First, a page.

EDITORIAL: Langford getting handle on traffic

A City project to install traffic lights and realign the intersection of Goldstream Ave. and Leigh Rd. is nearly complete.

Residents, visitors and commercial drivers alike are adjusting to a changed traffic situation at the corner of Leigh Road and Goldstream Avenue this week and will continue to do so in the coming days and weeks.

The City of Langford’s project to realign the intersection and install traffic lights to help deal with the increased traffic flowing through the area is all but done. We applaud the City for tackling head on one of its most persistent road problems, one directly related to increased volume and questionable safety.

As the area with the fastest growth in its population in the Capital Region, Langford is slowly, but surely getting a handle on its internal traffic situation. Traffic logjams on main thoroughfares such as Millstream and Jacklin roads will no doubt continue, especially with no apparent slowdown to the number of single-passenger vehicle trips being made – a challenge faced by not just Langford, but municipalities across the Capital Region.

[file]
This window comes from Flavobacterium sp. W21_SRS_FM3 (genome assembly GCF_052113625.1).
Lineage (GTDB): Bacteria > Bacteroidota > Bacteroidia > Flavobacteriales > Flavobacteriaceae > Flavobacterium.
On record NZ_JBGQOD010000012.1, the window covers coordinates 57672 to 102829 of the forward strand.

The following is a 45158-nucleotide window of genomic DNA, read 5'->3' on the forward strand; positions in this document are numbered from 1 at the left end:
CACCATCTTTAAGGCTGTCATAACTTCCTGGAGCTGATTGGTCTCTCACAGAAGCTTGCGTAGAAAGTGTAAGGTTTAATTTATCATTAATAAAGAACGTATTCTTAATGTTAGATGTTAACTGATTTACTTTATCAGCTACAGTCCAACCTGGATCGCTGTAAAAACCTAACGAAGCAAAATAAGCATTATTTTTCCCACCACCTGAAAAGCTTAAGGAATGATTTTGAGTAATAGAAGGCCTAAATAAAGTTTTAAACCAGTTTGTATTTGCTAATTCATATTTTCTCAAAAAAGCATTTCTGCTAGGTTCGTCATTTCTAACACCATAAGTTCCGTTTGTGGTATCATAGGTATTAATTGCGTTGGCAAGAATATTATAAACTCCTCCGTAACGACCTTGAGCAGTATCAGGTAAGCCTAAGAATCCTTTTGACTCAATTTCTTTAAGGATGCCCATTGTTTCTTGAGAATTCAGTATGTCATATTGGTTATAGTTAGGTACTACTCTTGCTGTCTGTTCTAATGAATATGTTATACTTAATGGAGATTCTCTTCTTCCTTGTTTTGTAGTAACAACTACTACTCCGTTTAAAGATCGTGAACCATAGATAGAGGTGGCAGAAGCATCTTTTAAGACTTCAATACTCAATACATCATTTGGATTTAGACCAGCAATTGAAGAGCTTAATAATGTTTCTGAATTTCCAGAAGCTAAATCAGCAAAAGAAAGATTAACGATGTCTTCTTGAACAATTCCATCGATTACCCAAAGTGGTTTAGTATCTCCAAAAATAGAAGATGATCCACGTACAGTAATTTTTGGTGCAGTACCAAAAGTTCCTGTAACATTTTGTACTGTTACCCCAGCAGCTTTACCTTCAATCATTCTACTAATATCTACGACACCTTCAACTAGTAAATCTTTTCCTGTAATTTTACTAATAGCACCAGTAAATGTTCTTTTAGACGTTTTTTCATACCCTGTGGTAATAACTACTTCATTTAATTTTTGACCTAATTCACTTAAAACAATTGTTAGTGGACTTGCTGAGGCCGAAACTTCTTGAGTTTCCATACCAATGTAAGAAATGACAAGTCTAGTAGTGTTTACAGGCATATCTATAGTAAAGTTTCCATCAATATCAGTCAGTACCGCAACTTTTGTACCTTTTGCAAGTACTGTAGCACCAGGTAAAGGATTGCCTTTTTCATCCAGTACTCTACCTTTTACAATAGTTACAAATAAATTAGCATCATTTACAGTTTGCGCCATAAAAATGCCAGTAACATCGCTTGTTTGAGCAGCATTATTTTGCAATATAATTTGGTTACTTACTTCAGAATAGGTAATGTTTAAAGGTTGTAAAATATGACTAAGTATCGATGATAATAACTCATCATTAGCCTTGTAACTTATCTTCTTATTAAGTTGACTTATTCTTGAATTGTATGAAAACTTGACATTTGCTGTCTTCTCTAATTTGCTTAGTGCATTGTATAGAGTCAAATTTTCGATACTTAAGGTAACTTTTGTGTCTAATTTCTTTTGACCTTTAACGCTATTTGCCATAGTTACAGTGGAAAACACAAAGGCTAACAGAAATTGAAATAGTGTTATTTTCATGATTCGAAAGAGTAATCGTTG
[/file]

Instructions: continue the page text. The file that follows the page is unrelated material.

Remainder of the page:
The City has for some time been tasked with how to make traffic flow smoothly between its boundaries. The engineering department has taken steps to address that over the years, replacing the old Millstream Road with Veterans Memorial Parkway, working with the province on exits from and on-ramps onto the Trans Canada Highway, and other projects.

The West Shore Parkway extension is expected to take stress off Sooke Road/Island Highway between Glen Lake and the View Royal on-ramp, when it opens fully in spring 2018. Likewise the Bear Mountain Parkway completion to the TCH, as it relates to ongoing congestion on Millstream.

We suggest some next steps could be widening Jacklin Road all the way to Sooke Road. With the increased development planned for Jacklin, the transportation systems in the area will also need upgrading. We also hear rumblings of the province making Sooke Road four lanes throughout the West Shore and beyond, which would also help.

Traffic planning is a slow, long-term process and intensive growth complicates that. City planners have a tough job ahead, but so far, they’re keeping the traffic wolves at bay.